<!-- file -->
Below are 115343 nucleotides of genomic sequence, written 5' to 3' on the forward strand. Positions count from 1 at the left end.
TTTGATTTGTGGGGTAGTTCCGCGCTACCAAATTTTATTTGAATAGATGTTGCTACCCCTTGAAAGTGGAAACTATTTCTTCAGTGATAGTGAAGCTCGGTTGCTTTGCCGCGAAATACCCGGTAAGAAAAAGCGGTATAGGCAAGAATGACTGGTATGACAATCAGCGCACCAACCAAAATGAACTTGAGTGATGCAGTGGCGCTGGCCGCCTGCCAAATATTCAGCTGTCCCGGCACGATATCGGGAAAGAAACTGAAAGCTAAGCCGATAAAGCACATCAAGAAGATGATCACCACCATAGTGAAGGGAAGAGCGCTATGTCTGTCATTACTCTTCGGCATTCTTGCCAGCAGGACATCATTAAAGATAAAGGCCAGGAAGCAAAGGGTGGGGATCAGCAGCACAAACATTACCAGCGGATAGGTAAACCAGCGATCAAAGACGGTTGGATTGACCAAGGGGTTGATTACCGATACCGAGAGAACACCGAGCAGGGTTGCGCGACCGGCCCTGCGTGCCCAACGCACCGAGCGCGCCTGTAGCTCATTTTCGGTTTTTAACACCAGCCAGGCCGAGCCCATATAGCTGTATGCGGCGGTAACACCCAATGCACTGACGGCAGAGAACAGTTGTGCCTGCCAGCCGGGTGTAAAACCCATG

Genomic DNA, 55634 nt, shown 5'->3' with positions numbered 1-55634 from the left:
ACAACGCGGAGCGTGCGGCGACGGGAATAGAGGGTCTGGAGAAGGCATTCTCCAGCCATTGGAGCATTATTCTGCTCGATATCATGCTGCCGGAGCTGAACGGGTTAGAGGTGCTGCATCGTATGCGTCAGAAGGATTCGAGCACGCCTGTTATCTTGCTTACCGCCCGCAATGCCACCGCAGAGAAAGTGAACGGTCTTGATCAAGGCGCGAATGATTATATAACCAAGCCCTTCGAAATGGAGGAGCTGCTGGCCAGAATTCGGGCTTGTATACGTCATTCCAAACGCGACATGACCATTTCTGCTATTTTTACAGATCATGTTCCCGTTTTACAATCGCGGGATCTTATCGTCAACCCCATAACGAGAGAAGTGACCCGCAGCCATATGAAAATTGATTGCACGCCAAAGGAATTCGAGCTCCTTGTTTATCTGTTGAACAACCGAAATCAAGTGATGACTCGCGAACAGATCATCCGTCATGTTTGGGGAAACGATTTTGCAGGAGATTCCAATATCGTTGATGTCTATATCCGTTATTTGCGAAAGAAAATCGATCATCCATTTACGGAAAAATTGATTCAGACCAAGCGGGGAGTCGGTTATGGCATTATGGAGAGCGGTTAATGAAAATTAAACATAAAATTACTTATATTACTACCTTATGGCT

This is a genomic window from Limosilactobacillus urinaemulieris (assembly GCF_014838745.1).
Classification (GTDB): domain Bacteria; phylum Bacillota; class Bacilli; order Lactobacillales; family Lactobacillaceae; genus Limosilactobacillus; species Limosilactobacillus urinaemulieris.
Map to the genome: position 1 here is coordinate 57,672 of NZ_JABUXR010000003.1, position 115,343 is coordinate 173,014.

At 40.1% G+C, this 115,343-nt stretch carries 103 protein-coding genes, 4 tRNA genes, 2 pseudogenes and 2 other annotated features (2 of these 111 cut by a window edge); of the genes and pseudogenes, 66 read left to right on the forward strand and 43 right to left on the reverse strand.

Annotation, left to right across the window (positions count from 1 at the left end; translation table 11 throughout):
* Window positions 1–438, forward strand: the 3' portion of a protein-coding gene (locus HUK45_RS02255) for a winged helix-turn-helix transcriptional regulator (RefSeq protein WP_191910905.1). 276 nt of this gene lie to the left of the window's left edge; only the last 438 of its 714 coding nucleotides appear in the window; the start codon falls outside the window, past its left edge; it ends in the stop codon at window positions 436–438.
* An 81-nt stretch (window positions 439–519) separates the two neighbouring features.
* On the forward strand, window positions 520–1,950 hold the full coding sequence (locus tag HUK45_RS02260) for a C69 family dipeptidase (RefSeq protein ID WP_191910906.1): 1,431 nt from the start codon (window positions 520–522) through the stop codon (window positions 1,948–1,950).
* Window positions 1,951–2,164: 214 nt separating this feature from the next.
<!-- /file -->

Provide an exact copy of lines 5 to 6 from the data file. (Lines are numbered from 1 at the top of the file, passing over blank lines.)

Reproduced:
This is a genomic window from Limosilactobacillus urinaemulieris (assembly GCF_014838745.1).
Classification (GTDB): domain Bacteria; phylum Bacillota; class Bacilli; order Lactobacillales; family Lactobacillaceae; genus Limosilactobacillus; species Limosilactobacillus urinaemulieris.